Every winter, the ice that forms on lakes, rivers and oceans, supports communities and culture. It provides transportation across winter roads, hunting and fishing, and recreational activities, such as lake ice festivals, skating, hockey and ice fishing.
For many communities, ice cover had been stable and predictable for generations. But no ice-covered body of water is without risk. Falls through the ice are especially dangerous because the cold water temperature can lead to shock, which can rapidly lead to unconsciousness, irregular heartbeats and death.
An international interdisciplinary team investigated the effects of climate change on winter drownings across northern countries. We expected that there would be more drownings in warmer winters because climate change is leading to precarious ice cover.
The new study documents over 4,000 winter drownings that occurred during the past 10-30 years in 10 countries, including Canada, United States, Finland, Sweden, Estonia, Latvia, Russia, Italy, Germany and Japan. Alarmingly, Canada had the highest number of winter drownings each year.
Increased drownings in warmer winters
Winter drownings were more common in warmer winters for these northern countries, occurring five times more frequently when mean winter air temperatures approached 0 C. Generally, most drownings occurred when mean winter air temperatures were between -5 C and 0 C. The higher likelihood of extremely warm days and rain-on-snow events in warm winters contributes to thinner, weaker and less stable ice.
The highest number of drowning events occurred at the beginning and end of winter when ice cover is most precarious. The dates on which ice forms and melts are most affected by climate change, such that warming temperatures lead to delayed ice formation, earlier ice break-up, thinner ice and increased freeze-thaw events.
In addition, the warmer weather and longer daylight hours of early spring draw more people outside, which increases the risk of drowning. In a changing climate, winter drownings will likely increase because temperatures are increasing most rapidly in winter, while human awareness and behaviours are not adapting sufficiently.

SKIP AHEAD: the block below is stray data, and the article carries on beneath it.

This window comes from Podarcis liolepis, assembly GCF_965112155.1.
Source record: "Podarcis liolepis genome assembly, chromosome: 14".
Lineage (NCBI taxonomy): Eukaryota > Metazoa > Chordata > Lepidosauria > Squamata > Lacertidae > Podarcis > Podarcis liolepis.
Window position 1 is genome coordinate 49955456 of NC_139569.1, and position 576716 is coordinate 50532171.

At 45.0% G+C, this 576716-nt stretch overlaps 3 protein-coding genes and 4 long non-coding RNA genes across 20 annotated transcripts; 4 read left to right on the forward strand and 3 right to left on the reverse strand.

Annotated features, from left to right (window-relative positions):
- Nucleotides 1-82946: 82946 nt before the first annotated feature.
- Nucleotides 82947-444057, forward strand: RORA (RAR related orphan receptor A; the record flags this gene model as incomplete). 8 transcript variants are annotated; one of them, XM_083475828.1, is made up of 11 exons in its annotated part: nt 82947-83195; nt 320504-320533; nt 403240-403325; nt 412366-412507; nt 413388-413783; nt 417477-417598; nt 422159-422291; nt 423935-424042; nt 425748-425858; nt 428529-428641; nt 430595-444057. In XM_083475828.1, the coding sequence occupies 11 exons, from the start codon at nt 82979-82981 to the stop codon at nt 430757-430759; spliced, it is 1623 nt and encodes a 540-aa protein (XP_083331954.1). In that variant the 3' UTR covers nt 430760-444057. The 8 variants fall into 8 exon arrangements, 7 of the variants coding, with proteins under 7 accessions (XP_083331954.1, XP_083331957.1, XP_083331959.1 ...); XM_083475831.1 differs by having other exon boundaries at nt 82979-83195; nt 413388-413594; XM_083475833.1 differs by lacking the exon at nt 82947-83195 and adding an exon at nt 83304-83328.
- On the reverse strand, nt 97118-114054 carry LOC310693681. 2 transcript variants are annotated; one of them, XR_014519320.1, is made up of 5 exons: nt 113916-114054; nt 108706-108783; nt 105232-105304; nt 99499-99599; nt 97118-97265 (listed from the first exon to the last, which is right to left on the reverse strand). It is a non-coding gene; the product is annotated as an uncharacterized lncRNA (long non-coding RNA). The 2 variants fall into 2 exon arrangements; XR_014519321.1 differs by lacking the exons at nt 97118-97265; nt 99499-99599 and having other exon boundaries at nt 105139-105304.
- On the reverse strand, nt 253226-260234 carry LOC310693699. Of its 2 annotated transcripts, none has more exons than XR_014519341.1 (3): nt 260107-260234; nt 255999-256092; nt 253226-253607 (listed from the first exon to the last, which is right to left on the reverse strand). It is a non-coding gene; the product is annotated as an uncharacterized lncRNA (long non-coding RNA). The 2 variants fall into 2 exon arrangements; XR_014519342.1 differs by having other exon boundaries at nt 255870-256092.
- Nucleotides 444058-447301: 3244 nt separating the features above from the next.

Drowning risk factors
Cultural factors may also influence winter drowning rates. For example, Indigenous communities in northern Canada and Alaska suffer the highest rates of winter drowning because of their dependence on ice cover for subsistence and travel, leading to long hours on the ice. Similarly, winter drowning rates are very high in Estonia and Latvia, partly as a result of a strong ice fishing culture and mean winter air temperatures just below 0 C.
On the other hand, winter drowning rates are close to zero in Germany and northern Italy where laws and regulations prohibit ice fishing and allow ice skating only when local authorities deem the ice to be safe.
We recommend using local cultural and traditional knowledge in dialogue with community stakeholders to design and implement water safety programs, empowering communities with the capacity to adapt to the regional impacts of climate change.
Sadly, children and young adults are at the highest risk of drowning. Kids under nine years old accounted for 44 per cent of drowning fatalities while playing on ice. Young adults between the ages of 15 to 29 had high rates of drowning when ice fishing or snowmobiling.
Alcohol consumption can further contribute to increased risk-taking behaviour on the ice.
Reduce the risk of winter drowning
This winter, more people will likely take part in winter outdoor activities because of the COVID-19 pandemic. Forecasts suggest a warmer and wetter winter lies ahead for Ontario and Québec, which may yield unsafe ice conditions.
Safety equipment, such as ice picks, flotation devices and hypothermia protective clothing can help lower the risk of drowning. Integrating winter safety education into swimming lessons is an effective way to keep children from drowning.
Barbara Byers, the chief research officer of the Lifesaving Society in Ontario, recommends evaluating the quality of the ice, and its type, before venturing onto it. Ice should be clear, hard and new.
“Avoid slushy ice; ice on or near moving water, like rivers and currents; ice that has thawed and refrozen; and layered or rotten ice caused by sudden temperature changes.”
Byers cautions people to look out for other factors that weaken or “rot” ice, such as snow on ice that acts as a blanket and prevents it from hardening, or pressure ridges formed by wind or current pressure.
“It is important to keep away from unfamiliar paths or unknown ice. Avoid travelling on ice at night. Never go on the ice alone. A buddy may be able to rescue you or go for help in case you get into difficulty,” said Byers. “No ice is without some risk. Minimize your risk.”
Simon Watson co-authored this article. He was previously a research associate at York University.
Sapna Sharma receives funding from the Natural Sciences and Engineering Research Council, Ontario Ministry of Research, Innovation, and Science, Genome Canada, York University Research Chair Programme, Ontario Ministry of Environment, Conservation, and Parks, and York University. She is affiliated with the Royal Canadian Institute for Science.
Read the full article here.
This content was originally published by The Conversation. Original publishers retain all rights. It appears here for a limited time before automated archiving.By The Conversation